BCG Henderson Institute

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Earlier this year, several leading clothing brands saw an unusual spike in sales of tops—but no corresponding increase in sales of skirts or pants. The reason: amid the coronavirus pandemic, customers were adapting their work wardrobes from office attire to appearances on Zoom and other videoconferencing platforms.

This anecdote is just one illustration of a market-changing trend that has been accelerating for several years, beginning well before the pandemic: consumer preferences have been evolving rapidly—almost continuously—and have become increasingly volatile, mutable, and uncertain. And they have outpaced companies’ traditional abilities to track, anticipate, and respond to trends.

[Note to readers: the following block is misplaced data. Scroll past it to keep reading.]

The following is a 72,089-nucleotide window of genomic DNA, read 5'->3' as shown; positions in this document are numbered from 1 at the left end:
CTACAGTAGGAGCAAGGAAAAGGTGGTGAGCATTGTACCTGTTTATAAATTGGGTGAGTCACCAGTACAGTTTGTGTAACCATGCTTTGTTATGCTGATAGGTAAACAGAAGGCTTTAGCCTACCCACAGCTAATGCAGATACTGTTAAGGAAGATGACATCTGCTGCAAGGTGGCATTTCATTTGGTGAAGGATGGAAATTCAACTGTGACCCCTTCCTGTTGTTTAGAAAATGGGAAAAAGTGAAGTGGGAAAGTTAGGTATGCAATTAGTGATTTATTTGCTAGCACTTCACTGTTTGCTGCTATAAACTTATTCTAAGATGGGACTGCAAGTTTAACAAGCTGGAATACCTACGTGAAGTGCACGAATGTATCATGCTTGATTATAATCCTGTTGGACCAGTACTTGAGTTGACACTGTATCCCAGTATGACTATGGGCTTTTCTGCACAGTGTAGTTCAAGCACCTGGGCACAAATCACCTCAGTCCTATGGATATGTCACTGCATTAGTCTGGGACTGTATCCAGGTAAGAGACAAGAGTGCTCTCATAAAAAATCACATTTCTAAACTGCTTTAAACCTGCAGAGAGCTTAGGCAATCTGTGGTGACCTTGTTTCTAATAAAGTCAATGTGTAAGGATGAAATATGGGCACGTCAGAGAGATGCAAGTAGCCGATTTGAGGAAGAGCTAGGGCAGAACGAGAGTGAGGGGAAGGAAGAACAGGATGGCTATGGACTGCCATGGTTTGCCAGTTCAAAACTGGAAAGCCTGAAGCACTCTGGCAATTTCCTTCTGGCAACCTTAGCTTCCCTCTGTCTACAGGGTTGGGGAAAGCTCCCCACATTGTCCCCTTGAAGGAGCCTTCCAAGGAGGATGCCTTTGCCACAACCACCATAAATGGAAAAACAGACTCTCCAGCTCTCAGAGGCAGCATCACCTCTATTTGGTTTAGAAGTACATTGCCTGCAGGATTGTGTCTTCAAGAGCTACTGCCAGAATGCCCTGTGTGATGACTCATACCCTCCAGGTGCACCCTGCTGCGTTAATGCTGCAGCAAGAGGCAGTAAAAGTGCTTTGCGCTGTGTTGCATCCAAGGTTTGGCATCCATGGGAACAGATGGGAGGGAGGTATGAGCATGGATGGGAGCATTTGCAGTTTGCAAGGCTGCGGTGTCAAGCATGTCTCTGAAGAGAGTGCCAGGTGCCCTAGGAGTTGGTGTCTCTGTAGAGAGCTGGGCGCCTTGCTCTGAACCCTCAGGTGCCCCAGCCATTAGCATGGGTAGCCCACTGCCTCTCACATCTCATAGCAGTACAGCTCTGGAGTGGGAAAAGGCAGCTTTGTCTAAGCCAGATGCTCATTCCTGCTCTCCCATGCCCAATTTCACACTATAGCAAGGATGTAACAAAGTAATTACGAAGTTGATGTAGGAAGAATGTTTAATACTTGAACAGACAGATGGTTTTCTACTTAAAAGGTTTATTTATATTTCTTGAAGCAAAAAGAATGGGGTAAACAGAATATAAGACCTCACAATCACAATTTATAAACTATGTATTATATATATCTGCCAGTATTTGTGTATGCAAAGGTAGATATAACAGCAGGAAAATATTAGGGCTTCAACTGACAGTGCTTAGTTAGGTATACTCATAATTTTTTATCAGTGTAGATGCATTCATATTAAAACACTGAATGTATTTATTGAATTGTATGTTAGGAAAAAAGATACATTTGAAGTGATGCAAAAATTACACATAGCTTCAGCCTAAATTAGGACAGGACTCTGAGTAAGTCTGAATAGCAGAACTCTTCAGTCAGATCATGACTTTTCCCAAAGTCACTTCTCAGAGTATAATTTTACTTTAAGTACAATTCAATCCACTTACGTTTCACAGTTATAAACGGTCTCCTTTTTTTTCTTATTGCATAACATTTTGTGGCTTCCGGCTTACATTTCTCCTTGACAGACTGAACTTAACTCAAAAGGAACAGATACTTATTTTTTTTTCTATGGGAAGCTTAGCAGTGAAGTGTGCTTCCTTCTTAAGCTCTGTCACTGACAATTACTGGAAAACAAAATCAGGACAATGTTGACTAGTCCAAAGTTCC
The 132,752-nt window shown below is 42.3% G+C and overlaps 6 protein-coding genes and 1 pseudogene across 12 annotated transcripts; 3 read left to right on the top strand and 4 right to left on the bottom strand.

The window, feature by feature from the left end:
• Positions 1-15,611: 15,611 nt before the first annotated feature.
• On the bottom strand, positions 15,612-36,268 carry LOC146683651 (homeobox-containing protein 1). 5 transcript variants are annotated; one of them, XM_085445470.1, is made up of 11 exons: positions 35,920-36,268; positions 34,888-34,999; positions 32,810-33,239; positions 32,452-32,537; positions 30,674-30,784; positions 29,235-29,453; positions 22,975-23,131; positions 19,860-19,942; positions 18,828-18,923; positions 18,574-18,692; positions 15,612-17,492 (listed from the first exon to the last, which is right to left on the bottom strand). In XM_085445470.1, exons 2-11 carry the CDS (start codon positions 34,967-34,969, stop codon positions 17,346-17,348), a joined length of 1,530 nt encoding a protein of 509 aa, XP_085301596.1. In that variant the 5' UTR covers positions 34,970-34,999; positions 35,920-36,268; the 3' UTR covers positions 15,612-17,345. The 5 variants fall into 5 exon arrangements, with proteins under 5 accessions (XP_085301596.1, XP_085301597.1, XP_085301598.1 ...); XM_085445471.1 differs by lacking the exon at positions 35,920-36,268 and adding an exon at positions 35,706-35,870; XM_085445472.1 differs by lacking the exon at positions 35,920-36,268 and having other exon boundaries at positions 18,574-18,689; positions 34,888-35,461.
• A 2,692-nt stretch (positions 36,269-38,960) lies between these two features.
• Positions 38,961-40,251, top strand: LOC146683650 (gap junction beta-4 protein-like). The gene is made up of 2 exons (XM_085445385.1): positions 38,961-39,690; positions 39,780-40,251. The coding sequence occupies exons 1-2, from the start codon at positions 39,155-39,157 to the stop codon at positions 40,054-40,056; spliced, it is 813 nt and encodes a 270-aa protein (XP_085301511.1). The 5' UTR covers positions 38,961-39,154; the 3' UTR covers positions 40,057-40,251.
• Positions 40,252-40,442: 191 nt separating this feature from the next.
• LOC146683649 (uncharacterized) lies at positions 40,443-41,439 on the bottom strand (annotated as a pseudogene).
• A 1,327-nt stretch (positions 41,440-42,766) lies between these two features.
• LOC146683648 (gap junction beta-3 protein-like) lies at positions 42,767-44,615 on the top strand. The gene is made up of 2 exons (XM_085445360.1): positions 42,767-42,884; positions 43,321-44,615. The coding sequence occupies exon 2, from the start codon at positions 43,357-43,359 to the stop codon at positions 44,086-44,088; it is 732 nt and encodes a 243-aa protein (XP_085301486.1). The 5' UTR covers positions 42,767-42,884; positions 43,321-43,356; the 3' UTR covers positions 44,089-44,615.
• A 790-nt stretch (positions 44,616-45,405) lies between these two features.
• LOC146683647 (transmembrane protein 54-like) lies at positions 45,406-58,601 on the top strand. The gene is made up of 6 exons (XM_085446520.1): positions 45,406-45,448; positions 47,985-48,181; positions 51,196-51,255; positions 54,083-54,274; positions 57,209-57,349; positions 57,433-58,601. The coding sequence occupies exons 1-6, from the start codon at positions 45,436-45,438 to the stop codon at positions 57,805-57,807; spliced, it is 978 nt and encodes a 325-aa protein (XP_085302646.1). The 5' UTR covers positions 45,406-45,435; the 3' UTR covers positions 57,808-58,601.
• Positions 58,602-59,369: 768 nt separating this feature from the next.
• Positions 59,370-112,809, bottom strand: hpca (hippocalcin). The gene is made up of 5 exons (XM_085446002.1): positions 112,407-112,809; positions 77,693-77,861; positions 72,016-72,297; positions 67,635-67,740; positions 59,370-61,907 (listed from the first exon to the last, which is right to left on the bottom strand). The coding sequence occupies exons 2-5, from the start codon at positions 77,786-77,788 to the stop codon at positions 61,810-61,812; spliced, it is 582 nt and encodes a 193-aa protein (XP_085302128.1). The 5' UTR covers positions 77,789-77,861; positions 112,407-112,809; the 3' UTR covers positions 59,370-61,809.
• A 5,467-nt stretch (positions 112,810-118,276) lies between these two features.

To adapt to what has become “certain uncertainty,” companies must find new ways to interact with consumers and gain insight into that uncertainty. It’s not as impossible as it might sound: they can rely on new “eyes and ears,” courtesy of the exploding availability of vast quantities of data from an increasing variety of sources as well as new capabilities afforded by technologies such as artificial intelligence to process, learn, and respond in near real time. These technology advances will enable a new kind of dialogue between companies and consumers that will lead not only to deeper insights into what consumers want but also to a proliferation of offerings from companies seeking to meet consumer needs. We call this emerging model the new consumer conversation.

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